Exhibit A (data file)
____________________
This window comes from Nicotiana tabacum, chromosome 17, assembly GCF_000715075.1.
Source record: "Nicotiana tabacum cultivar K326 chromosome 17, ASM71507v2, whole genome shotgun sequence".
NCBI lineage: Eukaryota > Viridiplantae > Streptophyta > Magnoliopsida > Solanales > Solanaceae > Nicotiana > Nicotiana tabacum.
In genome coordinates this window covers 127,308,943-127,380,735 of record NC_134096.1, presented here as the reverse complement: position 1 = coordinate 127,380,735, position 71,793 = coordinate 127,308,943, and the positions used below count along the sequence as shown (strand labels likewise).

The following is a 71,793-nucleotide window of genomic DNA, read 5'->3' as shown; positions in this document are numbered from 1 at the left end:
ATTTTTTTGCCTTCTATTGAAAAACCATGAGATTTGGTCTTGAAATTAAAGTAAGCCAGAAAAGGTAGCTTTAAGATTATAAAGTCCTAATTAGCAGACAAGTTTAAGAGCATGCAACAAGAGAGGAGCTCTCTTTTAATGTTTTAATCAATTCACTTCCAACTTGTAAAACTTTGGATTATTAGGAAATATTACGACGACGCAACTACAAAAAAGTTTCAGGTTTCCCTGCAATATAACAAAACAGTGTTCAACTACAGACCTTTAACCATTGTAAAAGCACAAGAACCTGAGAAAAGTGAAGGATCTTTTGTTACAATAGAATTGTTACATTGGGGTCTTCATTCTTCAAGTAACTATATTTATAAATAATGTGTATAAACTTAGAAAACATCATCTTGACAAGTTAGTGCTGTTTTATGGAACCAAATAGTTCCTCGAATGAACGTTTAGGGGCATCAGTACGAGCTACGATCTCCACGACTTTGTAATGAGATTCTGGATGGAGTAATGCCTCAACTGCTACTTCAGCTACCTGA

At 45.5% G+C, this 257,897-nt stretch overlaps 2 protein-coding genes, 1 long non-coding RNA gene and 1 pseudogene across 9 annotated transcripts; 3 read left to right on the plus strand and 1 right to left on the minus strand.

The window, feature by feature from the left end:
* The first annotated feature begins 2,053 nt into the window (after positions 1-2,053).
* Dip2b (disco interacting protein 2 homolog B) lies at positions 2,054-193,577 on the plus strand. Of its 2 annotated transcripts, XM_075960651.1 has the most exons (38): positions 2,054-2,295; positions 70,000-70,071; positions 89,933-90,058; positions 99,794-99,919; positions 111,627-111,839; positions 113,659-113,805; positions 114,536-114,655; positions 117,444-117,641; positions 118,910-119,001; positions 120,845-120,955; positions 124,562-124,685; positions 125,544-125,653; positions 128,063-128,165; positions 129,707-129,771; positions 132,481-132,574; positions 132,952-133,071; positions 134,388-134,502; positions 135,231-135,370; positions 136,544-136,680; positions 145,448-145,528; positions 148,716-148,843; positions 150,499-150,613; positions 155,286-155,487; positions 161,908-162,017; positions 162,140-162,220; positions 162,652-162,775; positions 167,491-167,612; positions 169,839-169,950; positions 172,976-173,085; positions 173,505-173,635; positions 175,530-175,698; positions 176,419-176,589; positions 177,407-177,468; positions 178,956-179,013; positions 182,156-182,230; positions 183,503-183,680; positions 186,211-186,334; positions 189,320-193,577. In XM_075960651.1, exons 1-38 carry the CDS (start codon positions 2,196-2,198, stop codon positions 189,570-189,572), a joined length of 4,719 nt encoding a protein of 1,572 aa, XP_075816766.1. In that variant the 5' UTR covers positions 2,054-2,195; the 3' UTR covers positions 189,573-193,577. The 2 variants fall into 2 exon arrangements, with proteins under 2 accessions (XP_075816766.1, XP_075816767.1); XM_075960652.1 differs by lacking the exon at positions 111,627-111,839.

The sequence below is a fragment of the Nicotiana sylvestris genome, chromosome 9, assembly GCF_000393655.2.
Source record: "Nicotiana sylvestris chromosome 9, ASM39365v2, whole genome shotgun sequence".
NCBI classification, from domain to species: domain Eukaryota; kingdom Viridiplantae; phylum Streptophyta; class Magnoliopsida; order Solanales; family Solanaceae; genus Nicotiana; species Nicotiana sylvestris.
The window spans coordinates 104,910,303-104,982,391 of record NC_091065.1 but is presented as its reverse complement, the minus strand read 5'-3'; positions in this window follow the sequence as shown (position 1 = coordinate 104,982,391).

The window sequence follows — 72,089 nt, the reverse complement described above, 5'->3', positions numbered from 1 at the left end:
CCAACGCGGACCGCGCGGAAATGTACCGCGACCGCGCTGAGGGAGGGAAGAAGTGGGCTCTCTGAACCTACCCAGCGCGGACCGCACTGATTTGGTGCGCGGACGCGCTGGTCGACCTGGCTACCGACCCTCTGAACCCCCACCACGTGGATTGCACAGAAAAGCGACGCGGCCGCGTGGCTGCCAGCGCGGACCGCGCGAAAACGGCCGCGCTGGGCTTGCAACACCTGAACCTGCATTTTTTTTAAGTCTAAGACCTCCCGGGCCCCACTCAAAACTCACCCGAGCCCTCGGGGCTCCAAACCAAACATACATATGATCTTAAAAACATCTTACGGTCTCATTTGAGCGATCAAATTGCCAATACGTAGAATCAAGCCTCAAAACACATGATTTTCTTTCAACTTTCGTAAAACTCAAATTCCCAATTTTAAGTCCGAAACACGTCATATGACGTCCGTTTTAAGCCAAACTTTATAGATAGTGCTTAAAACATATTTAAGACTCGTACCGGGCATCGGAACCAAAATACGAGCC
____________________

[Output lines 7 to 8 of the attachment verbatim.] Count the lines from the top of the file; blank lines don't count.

At 45.5% G+C, this 257,897-nt stretch overlaps 2 protein-coding genes, 1 long non-coding RNA gene and 1 pseudogene across 9 annotated transcripts; 3 read left to right on the plus strand and 1 right to left on the minus strand.

The window, feature by feature from the left end: